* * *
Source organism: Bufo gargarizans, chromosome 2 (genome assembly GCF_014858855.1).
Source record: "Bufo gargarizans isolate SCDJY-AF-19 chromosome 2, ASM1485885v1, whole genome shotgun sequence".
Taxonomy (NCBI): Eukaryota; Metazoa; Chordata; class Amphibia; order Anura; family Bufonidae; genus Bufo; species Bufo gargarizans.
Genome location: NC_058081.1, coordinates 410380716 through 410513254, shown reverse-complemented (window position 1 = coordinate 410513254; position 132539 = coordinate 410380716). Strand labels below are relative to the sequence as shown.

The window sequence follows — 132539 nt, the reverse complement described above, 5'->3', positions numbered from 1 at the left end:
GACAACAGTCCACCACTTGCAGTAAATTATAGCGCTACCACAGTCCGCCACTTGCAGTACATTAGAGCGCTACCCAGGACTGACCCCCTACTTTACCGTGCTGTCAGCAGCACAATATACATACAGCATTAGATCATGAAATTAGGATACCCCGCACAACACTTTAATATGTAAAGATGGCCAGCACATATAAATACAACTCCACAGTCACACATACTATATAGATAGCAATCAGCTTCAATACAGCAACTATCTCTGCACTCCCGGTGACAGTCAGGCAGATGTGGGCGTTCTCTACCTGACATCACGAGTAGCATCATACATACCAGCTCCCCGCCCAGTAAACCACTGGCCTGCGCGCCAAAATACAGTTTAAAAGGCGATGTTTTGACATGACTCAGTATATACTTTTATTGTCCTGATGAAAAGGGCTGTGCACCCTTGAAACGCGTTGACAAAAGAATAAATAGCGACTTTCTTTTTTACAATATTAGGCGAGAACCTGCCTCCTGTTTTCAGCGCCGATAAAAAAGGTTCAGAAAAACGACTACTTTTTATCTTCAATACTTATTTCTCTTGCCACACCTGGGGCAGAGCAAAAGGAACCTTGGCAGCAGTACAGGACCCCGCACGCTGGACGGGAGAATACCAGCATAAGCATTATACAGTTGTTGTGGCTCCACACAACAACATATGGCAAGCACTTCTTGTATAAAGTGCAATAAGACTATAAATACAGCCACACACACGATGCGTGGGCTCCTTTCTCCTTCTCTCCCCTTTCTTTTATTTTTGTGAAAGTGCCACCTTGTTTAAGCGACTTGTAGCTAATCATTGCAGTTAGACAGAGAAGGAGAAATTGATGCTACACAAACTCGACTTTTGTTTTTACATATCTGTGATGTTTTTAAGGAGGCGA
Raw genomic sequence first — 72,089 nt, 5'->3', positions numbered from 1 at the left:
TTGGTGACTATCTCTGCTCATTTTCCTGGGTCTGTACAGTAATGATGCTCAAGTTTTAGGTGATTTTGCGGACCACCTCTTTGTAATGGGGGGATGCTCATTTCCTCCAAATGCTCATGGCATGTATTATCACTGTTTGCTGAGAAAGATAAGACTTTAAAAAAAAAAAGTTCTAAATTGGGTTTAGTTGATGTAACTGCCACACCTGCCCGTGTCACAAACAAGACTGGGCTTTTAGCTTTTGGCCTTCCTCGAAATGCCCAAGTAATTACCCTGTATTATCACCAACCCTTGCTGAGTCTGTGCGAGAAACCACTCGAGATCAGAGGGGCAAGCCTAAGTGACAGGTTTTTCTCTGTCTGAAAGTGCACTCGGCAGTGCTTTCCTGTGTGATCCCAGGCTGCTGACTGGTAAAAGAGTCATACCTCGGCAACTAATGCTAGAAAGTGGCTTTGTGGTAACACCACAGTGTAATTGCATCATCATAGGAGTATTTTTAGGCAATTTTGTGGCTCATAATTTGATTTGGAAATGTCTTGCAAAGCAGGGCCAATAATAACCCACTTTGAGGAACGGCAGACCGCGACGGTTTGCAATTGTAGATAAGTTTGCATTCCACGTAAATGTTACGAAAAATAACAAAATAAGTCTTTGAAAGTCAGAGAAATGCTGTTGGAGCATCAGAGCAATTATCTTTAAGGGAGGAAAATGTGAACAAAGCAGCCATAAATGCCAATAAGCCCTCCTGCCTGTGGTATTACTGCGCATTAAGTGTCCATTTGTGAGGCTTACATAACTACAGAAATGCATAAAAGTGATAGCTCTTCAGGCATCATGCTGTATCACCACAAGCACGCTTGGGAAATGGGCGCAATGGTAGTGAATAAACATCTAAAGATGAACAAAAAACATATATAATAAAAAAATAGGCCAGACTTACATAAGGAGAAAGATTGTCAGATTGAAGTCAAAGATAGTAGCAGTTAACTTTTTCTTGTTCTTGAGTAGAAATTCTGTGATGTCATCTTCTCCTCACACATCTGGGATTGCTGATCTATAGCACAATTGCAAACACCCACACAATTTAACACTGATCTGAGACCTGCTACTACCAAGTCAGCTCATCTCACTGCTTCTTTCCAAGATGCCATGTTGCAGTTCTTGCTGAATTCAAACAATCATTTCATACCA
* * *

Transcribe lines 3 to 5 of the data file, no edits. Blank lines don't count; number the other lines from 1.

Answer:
Taxonomy (NCBI): Eukaryota; Metazoa; Chordata; class Amphibia; order Anura; family Bufonidae; genus Bufo; species Bufo gargarizans.
Genome location: NC_058081.1, coordinates 410380716 through 410513254, shown reverse-complemented (window position 1 = coordinate 410513254; position 132539 = coordinate 410380716). Strand labels below are relative to the sequence as shown.

The window sequence follows — 132539 nt, the reverse complement described above, 5'->3', positions numbered from 1 at the left end: